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Asylum Services - Immigration Services - Warren Law Firm

If you are at risk of persecution in your home country, you may be eligible to file for asylum in the United States. This guide explains asylum, how to ask for it, and what happens if the United States government approves or denies your asylum petition.

What is Asylum?

Asylum is a type of protection that lets you stay in the United States instead of being deported to a country where you fear persecution or harm. United States immigration law enables people to file for asylum when they are present in the United States or are at a U.S. port of entry.

You cannot get asylum unless you fear persecution. Persecution can be actual harm or threats of harm to you, your family, or people similar to you based on:

  • Race
  • Religion
  • Nationality
  • Political opinion (real or perceived)
  • Membership in a particular social group

There are two main types of asylum: Affirmative and defensive.

Affirmative Asylum

Affirmative asylum is for people who have not been placed in removal proceedings in the United States. If you show up at a U.S. border crossing, or if you’re already in the United States and ask for asylum, you’ll speak to an official from U.S. Citizenship and Immigration Services, or USCIS. This is called affirmative asylum.

Defensive Asylum

Defensive asylum is for people who have been placed in removal proceedings and are at risk of being deported from the United States. In a case like this, you will need to ask an immigration judge for asylum. This is called defensive asylum because you are asking to remain in the United States when you are in the process of (possibly) being told to leave.

How is Asylum Different From Refugee Status?

Asylum is only different from refugee status when it comes to where you are located when you ask to remain in the United States for protection. If you are already in the United States or at a port of entry to the country, you ask for asylum. If you are located outside of the United States, you ask to be a refugee.

Who Qualifies for Asylum in the United States?

Anyone who has a credible fear of persecution or who has experienced persecution in the past is eligible to apply for asylum. That doesn’t necessarily mean that USCIS will approve your petition, though. It simply means that you are eligible to ask for protection in the United States.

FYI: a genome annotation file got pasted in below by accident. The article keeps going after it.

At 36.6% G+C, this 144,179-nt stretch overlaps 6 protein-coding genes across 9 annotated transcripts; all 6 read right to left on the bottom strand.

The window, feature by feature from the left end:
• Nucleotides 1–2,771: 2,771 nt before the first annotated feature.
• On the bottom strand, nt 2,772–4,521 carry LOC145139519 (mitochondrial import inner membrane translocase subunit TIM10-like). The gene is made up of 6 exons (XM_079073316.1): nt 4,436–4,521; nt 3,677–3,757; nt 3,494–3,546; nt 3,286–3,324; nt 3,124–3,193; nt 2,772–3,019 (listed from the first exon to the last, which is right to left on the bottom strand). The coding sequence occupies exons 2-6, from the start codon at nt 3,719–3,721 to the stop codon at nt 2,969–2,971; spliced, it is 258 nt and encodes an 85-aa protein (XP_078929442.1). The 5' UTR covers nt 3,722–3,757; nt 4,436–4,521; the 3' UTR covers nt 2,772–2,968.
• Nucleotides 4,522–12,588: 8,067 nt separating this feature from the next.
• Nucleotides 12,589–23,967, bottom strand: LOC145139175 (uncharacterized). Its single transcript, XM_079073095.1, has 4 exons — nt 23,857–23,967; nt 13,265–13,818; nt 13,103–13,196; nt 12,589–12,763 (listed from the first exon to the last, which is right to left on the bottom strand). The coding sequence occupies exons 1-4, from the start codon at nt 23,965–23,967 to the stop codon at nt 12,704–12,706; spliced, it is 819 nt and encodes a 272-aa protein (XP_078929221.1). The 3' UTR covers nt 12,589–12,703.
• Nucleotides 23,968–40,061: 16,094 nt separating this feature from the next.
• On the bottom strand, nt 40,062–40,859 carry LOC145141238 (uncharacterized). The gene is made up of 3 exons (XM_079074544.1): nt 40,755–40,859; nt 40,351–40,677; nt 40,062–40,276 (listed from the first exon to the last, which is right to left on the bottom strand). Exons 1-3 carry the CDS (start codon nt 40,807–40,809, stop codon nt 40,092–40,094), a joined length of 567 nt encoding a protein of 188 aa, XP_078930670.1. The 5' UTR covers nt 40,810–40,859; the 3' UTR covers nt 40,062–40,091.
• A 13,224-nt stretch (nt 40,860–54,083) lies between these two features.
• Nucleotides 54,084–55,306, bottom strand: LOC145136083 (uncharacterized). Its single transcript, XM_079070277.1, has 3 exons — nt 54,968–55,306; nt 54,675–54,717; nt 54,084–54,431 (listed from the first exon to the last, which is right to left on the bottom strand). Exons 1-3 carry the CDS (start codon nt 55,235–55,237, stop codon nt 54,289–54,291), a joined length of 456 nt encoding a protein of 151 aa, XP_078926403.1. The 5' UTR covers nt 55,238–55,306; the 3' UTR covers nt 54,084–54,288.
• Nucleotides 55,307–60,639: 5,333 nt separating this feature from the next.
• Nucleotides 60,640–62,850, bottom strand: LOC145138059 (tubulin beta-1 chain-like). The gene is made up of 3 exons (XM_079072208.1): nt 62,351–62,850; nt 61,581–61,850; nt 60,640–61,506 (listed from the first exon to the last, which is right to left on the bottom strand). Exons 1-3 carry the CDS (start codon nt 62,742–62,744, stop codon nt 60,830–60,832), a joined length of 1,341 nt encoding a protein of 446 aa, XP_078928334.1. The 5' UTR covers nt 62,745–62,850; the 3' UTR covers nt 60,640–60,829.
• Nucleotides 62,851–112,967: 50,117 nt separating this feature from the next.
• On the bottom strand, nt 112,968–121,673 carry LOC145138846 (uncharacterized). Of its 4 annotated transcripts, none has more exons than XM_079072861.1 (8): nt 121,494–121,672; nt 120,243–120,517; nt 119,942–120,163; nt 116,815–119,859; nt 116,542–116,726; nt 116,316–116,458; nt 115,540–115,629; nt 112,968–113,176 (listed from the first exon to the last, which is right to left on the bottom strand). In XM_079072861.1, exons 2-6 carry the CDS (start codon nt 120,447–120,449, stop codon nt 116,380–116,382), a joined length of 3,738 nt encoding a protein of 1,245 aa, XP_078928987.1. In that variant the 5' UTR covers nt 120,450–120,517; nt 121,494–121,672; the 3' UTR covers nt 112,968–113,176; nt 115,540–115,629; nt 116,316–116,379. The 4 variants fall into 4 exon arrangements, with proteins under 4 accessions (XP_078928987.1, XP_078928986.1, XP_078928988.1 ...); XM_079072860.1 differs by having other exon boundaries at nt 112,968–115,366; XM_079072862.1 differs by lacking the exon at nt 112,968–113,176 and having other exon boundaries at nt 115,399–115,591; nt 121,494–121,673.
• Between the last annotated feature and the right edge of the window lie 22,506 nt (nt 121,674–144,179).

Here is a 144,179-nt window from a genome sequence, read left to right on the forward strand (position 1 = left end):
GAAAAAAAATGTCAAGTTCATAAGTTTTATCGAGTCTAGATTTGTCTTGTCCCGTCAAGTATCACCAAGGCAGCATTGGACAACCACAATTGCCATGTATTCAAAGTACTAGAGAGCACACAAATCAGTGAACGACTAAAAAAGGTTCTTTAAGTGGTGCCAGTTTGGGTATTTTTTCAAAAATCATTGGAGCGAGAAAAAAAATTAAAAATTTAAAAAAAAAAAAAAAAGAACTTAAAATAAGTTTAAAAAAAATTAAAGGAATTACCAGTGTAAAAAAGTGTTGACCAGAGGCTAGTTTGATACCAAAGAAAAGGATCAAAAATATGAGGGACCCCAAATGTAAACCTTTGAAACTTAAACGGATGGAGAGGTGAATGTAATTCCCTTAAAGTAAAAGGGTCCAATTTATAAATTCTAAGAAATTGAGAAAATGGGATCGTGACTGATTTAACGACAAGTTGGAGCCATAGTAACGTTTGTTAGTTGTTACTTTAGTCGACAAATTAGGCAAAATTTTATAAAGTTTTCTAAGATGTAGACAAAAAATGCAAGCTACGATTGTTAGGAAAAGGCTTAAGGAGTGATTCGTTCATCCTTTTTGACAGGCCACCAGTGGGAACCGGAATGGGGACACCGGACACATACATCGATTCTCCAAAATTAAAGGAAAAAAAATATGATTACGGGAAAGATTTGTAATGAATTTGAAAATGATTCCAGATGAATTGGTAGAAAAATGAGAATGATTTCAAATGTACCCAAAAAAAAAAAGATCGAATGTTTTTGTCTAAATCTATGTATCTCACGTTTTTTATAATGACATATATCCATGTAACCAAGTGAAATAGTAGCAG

You may only apply for asylum within one year of your arrival to the United States. However, you may apply regardless of your current immigration status; it doesn’t matter how you arrived inside the United States.

What is a Credible Fear?

Credible fear means that you have reason to believe that you or your family, or people like you, will be or are being persecuted in your home country. It also means that your belief is likely to be correct. An immigration officer will interview you to determine whether you have a credible fear and whether you are likely to be persecuted in your home country before approving or denying your petition.

Who is Barred From Asylum?

Some people are not eligible for asylum in the United States. After you apply, you’ll talk to an immigration officer who will determine your eligibility. You will be ineligible and barred from getting asylum if you:

  • Ordered, incited, assisted or participated in the persecution of any person on account of their race, religion, nationality, membership in a particular social group or political opinion. In other words, you will be barred from asylum if you are the persecutor.
  • Were convicted of a serious crime or committed a serious non-political crime outside the United States.
  • Pose a danger to the national security of the United States.
  • Were firmly resettled in another country before you arrived in the United States. That means if you lived somewhere else lawfully before coming to the United States, the United States government will expect you to return to that country if you cannot return to your home country.